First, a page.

Results, value missing from legislative standoff

Are Vermont schools a good deal or are taxpayers ponying up too much to fund a bloated system?  That is the dilemma many in this state grapple with on a constant basis.  Legislators spend hours debating what to do to make the state’s public schools at the primary and secondary levels more affordable. They also spend countless hours debating how much schools cost, in terms of tax dollars, and whether or not Vermont can sustain the current education financing system. 
The reason we bring this up is Vermont may be on the brink of a state government shutdown.  That is the threat by Gov. Phil Scott if he and leaders in the Legislature can’t reach a budget agreement in the next three weeks or so.   Whether or not that happens hinges a great deal on whether the parties can reach a compromise on education funding. 
The parties are seemingly far apart on just how much education should cost Vermonters.  In particular, how much, if at all, statewide property taxes should rise to pay for public schools. 
We’ll spare readers the gritty details of the tax debates. The bigger issue, and one that seems to have a million different answers, is how much rank-and-file Vermonters are willing to pay for education. Is it hold the line at all costs, as Scott says voters want? Or is it regular, relatively modest increases, as House and Senate leaders support and say are in the best long-term interests of the state? 
As we said, there are myriad answers. But one question that constantly gets pushed to the back of the discussion without any clear answer is “How good do we want our schools to be?” Hand in hand with that question is “Are we getting our money’s worth?” Those are difficult questions to answer, and generally take a back seat in discussions about education in Vermont.  That’s a shame. They’re also difficult to quantify. On the surface, there are some really good schools in Vermont, locally and around the region. There are also some that are not so good. Some of those that are good cost more than others to operate, some less. There are all kinds of academic measures and reasons for schools being better or worse, but in general that issue of “how good” schools should be is often lost.  Value is also seldom discussed in any meaningful way.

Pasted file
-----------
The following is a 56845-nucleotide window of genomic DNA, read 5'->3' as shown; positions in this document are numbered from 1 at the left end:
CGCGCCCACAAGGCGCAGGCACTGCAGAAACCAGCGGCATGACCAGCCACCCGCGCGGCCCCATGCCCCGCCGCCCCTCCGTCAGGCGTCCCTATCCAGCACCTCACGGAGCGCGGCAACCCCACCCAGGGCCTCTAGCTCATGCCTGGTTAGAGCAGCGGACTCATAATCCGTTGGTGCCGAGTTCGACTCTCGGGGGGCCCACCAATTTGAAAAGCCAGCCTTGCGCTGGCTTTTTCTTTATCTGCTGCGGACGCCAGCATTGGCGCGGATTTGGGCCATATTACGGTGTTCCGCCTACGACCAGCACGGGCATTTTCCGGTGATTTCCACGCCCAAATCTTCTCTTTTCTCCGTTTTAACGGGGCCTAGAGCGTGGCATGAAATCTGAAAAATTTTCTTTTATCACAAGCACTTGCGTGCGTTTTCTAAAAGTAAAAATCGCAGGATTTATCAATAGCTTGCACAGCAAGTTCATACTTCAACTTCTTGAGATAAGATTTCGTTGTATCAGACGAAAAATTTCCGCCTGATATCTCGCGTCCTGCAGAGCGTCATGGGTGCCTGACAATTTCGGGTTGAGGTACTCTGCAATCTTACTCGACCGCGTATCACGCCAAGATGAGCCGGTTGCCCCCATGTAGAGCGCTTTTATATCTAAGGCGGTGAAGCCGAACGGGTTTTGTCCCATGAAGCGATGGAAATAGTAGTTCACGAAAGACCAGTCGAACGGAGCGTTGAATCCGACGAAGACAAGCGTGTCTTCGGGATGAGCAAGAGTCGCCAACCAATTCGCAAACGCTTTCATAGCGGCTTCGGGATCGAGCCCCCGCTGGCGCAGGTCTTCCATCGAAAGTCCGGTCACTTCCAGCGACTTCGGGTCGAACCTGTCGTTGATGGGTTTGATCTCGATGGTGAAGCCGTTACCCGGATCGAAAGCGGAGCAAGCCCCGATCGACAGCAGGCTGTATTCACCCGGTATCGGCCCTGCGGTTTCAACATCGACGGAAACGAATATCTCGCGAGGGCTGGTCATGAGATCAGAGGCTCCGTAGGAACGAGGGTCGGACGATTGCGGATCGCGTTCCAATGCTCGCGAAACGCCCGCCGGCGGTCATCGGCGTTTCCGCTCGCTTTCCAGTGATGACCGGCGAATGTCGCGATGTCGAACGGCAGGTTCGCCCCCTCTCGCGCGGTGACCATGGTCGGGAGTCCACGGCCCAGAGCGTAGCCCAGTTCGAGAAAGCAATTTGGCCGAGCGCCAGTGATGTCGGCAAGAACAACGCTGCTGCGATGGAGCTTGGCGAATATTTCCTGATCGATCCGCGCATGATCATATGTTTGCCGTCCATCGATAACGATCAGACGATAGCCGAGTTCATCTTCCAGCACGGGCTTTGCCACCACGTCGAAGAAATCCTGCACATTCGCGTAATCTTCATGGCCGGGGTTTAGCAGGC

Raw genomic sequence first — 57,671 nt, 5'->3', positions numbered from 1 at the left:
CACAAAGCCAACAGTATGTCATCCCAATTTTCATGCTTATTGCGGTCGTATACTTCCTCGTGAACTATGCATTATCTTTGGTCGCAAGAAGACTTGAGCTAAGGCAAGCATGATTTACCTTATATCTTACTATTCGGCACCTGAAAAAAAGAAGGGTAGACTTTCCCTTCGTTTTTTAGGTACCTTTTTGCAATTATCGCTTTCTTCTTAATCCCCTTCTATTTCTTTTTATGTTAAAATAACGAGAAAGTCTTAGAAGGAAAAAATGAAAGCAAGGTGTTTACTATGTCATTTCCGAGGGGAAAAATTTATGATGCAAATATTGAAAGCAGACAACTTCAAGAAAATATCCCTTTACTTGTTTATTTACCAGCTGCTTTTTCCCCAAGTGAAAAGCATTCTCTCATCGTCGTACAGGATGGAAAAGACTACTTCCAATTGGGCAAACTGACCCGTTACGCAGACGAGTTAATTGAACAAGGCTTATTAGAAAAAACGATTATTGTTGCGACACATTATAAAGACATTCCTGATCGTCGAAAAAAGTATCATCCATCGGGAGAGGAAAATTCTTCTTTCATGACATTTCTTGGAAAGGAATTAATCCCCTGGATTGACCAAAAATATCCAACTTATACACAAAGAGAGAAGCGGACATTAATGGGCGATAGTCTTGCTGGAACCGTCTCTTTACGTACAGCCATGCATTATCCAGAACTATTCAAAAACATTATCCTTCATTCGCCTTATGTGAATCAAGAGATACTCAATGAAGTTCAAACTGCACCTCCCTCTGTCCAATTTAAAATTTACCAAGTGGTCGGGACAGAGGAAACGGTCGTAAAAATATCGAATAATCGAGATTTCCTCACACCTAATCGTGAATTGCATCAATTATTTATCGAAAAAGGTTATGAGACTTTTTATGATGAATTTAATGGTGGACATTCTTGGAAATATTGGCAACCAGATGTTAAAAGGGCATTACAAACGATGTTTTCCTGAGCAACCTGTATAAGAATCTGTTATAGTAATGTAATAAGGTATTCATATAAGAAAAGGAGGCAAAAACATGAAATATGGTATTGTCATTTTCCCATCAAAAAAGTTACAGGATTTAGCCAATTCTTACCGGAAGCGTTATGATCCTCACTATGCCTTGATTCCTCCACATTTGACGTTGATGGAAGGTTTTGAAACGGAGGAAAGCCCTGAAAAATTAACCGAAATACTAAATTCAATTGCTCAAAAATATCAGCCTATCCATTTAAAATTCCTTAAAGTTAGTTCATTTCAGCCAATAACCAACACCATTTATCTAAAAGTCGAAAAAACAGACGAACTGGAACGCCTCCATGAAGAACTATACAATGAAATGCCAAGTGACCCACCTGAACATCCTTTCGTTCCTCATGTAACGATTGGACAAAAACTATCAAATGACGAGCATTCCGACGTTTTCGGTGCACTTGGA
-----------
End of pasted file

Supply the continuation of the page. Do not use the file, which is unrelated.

Small schools, and rural small schools in particular, seem to suffer most when it comes to quality of education concerns.  There are any number of reasons: board policies, lack of resources, lack of opportunity, poverty, geographic isolation. Pick any two of them, and they will more than likely play a significant role in any discussion about poor-performing schools. 
That’s not to say all small, rural schools. We have examples here in the Deerfield Valley of schools that perform well academically. Dover School just finished implementing the International Baccalaureate program.  Students at Wardsboro School continue to raise test scores and perform well. 
But there is no doubt that small- to medium-sized high schools suffer disproportionately. Twin Valley, Leland & Gray, and Arlington are schools in the region that have had to cut programs and staff as student populations decline. That leads to decreased opportunity for students.
So when legislators talk about education costs and how to control expenses, they should also consider what it takes to make all schools the best they can be.  That doesn’t always fit into a tidy “one-size-fits-all” solution that can be summed up in a budget bill. Some schools, by their nature, will cost more than others to produce similar results.  
In many ways, education results should be the overriding  concern of legislators, and everyone else.  That’s not to say that costs shouldn’t be considered, They should. Vermonters should know if they’re getting their money’s worth or not.  But if Vermont wants to graduate high school students who can function and contribute in the 21st century, it needs to consider the results of what we’re paying for on a school-by-school basis, just not how much.  
By doing that, legislators and the governor might be having a very different discussion at the Statehouse right now.

The Deerfield Valley News

797 VT Route 100 North
Wilmington, VT 05363

Phone: 802-464-3388
Fax: 802-464-7255

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